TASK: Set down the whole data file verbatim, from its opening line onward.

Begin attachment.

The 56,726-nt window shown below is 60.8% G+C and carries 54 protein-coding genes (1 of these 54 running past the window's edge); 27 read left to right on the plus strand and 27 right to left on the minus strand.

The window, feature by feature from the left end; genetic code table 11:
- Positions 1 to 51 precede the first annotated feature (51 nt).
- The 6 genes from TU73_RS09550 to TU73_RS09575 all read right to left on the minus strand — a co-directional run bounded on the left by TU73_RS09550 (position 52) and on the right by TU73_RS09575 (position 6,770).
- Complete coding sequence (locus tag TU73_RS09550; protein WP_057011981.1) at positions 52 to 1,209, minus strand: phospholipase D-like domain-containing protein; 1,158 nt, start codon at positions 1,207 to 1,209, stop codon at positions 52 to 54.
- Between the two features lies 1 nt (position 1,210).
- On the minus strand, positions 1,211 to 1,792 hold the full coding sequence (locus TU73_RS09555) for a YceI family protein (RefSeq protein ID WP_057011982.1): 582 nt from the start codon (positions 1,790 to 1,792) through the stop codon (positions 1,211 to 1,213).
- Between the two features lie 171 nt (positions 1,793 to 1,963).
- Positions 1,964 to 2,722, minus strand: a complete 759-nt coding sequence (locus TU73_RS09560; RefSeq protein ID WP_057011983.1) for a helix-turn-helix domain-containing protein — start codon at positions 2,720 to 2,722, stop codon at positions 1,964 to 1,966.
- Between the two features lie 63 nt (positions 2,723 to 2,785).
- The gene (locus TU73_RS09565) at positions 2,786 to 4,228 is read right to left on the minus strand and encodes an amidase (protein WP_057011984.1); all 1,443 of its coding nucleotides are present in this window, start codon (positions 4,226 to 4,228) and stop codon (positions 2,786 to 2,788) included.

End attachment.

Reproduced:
The 56,726-nt window shown below is 60.8% G+C and carries 54 protein-coding genes (1 of these 54 running past the window's edge); 27 read left to right on the plus strand and 27 right to left on the minus strand.

The window, feature by feature from the left end; genetic code table 11:
- Positions 1 to 51 precede the first annotated feature (51 nt).
- The 6 genes from TU73_RS09550 to TU73_RS09575 all read right to left on the minus strand — a co-directional run bounded on the left by TU73_RS09550 (position 52) and on the right by TU73_RS09575 (position 6,770).
- Complete coding sequence (locus tag TU73_RS09550; protein WP_057011981.1) at positions 52 to 1,209, minus strand: phospholipase D-like domain-containing protein; 1,158 nt, start codon at positions 1,207 to 1,209, stop codon at positions 52 to 54.
- Between the two features lies 1 nt (position 1,210).
- On the minus strand, positions 1,211 to 1,792 hold the full coding sequence (locus TU73_RS09555) for a YceI family protein (RefSeq protein ID WP_057011982.1): 582 nt from the start codon (positions 1,790 to 1,792) through the stop codon (positions 1,211 to 1,213).
- Between the two features lie 171 nt (positions 1,793 to 1,963).
- Positions 1,964 to 2,722, minus strand: a complete 759-nt coding sequence (locus TU73_RS09560; RefSeq protein ID WP_057011983.1) for a helix-turn-helix domain-containing protein — start codon at positions 2,720 to 2,722, stop codon at positions 1,964 to 1,966.
- Between the two features lie 63 nt (positions 2,723 to 2,785).
- The gene (locus TU73_RS09565) at positions 2,786 to 4,228 is read right to left on the minus strand and encodes an amidase (protein WP_057011984.1); all 1,443 of its coding nucleotides are present in this window, start codon (positions 4,226 to 4,228) and stop codon (positions 2,786 to 2,788) included.